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Let $R$ be a commutative ring, and let $a \in R$ be an irreducible element. Prove that $a$ is not a zero divisor.

I need help proving this. I know that $b \in R$ is a zero divisor if there is $a \in R$, $a$ not equal to zero, such that $ab=0$. Also, an element $p$ is irreducible if whenever $p=ab$, either $a$ or $b$ is a unit.

I just don't know how to properly put the two definitions together to formulate a sound proof for this question. I think the best approach would be a proof by contradiction. So assuming $a$ is a zero divisor and then showing that $a$ in R is in fact reducible which leads to a contradiction. But I still don't know how to show that.

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Do you know the definition of an irreducible element, as well as what it means for $a$ to be a zero divisor? – user61527 Nov 20 '13 at 4:35
Thanks, Agnes for taking the time to post that second paragraph. It really helped me (us?) get into your shoes and see what you were working with. Be sure to do that on every post :) – rschwieb Nov 20 '13 at 14:41
user's right: adding a hypothesis that irreducible elements from being zero divisors trivializes your question. Since it changes the solution completely, I'm going to revert that change. Please refrain from making changes that would dramatically affect existing solutions. – rschwieb Nov 21 '13 at 18:20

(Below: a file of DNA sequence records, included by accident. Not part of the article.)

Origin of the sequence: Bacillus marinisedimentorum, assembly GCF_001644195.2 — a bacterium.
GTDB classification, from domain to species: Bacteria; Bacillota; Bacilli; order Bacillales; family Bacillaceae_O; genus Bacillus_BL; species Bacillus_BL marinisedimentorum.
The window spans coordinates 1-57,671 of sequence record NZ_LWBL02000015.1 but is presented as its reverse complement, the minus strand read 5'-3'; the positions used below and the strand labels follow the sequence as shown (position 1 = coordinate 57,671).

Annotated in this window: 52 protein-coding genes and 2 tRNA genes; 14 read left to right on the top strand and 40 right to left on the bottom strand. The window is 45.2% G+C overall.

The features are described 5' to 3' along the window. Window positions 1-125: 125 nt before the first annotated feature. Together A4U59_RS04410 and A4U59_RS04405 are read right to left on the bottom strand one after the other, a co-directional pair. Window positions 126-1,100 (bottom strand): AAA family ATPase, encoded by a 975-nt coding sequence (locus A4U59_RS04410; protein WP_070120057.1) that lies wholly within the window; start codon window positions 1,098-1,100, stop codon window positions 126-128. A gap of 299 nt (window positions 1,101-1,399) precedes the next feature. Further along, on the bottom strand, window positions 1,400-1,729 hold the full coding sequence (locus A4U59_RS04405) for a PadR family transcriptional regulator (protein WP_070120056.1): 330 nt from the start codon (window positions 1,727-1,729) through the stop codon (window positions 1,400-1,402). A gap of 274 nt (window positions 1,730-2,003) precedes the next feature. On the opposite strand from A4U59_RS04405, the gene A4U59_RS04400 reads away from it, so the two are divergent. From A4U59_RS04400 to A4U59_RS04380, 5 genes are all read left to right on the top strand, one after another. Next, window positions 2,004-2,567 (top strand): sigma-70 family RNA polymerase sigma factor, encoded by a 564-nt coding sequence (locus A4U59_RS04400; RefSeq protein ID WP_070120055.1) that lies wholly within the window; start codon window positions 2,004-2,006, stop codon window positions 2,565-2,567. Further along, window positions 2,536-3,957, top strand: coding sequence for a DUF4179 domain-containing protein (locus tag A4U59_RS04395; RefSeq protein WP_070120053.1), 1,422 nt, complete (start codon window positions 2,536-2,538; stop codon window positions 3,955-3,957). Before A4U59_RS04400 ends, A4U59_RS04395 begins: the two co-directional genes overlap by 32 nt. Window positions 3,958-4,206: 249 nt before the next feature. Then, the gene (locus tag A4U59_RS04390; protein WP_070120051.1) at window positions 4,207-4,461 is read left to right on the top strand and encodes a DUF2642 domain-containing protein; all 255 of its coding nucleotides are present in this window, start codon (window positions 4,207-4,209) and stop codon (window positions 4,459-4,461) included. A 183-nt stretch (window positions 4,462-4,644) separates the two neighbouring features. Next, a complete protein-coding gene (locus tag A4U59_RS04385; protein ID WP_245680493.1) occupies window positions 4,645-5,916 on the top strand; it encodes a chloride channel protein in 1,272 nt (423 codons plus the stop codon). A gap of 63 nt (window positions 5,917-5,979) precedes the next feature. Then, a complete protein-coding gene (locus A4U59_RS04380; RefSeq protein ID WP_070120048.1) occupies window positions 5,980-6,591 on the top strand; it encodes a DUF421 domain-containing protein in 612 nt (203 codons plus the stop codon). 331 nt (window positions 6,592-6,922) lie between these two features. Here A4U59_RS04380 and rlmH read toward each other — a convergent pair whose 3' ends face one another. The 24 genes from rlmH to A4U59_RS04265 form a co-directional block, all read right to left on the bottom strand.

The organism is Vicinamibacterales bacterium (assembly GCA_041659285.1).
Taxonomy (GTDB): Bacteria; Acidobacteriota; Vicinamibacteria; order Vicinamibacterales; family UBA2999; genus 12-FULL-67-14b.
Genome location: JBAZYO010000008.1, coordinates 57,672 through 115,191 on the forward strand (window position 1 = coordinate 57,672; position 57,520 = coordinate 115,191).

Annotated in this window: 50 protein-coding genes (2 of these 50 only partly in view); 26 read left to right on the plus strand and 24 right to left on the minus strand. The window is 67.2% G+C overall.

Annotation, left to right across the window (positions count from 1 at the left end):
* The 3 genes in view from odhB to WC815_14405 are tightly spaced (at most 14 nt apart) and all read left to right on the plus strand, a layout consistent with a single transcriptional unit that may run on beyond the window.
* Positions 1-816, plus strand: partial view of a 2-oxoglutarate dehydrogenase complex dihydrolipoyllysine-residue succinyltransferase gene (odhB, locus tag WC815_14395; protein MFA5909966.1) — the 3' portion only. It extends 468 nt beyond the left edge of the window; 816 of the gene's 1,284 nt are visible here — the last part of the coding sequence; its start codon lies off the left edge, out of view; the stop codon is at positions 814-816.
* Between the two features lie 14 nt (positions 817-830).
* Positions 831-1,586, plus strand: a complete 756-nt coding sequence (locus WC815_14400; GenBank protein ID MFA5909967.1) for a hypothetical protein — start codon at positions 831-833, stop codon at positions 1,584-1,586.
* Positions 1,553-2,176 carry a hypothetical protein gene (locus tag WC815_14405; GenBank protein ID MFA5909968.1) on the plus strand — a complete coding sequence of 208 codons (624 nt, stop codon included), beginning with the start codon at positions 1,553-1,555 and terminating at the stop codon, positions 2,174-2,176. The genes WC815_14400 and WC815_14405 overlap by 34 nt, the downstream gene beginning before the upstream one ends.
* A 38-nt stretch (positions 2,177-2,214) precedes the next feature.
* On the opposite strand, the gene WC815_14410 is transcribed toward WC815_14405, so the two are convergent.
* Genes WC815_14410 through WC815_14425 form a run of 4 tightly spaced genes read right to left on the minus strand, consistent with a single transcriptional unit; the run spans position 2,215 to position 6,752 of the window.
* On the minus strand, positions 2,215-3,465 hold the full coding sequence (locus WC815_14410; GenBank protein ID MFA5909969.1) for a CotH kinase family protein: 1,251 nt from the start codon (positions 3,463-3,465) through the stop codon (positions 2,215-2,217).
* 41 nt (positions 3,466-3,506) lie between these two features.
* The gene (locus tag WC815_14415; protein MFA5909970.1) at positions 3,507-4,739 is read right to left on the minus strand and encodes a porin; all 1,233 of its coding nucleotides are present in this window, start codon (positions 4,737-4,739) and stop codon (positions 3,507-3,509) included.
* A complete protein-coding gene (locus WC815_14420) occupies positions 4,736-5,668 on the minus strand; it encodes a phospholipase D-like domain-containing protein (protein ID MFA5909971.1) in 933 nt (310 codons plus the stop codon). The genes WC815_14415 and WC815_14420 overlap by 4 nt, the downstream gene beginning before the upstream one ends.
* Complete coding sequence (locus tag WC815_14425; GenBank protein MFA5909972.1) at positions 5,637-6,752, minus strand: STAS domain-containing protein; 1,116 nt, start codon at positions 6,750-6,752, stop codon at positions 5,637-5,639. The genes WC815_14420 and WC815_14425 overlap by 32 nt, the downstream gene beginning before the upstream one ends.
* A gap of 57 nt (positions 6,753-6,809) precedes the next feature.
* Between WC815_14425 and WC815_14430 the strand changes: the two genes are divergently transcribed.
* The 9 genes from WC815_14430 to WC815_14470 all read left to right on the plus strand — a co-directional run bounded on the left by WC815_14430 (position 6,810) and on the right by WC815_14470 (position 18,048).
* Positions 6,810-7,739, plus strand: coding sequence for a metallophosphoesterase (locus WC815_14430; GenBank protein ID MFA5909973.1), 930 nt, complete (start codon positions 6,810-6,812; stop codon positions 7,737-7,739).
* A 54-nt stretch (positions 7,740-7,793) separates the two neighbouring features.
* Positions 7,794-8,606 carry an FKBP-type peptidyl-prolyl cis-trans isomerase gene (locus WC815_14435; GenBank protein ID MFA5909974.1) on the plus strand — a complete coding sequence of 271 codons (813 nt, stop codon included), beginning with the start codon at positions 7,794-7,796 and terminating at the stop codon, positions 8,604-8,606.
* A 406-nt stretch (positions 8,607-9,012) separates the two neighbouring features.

Based on what you wrote, you won't be able to prove this: there is a counterexample.

Consider the field of two elements $F_2$, and look at the ring $F_2[x]/(x^2)$.

It's got four elements $\{0,1,x,x+1\}$. Two of them, $\{1,x+1\}$ are units.

According to the multiplication in this ring:

$\begin{array}{c|ccccc} \cdot & 0 & 1 & x & x+1 \\ \hline 0 &0 &0 &0 &0 \\ 1 &0 &1 &x &x+1 \\ x & 0 &x & 0 & x \\ x+1 &0 &x+1 &x &1 \\ \end{array}$

So $x$ certainly satisfies this definition of irreducible: the only pairs $a,b$ multiplying to $x$ are $x1$ and $x(x+1)$, and in both cases one of the pair is a unit.

But $x$ is a zero divisor since $x^2=0$!

Just a few more comments on the definition you provided for "irreducible element." While I suppose there's nothing wrong with defining an irreducible element of a commutative ring this way, the definition is usually made in the context of an integral domain. Furthermore, irreducible elements are usually prohibited from being $0$ or a unit (which you did not do in your definition.)

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A detailed explanation + a nice convincing table + pertinent comments = a perfect answer ! – Georges Elencwajg Nov 21 '13 at 18:09

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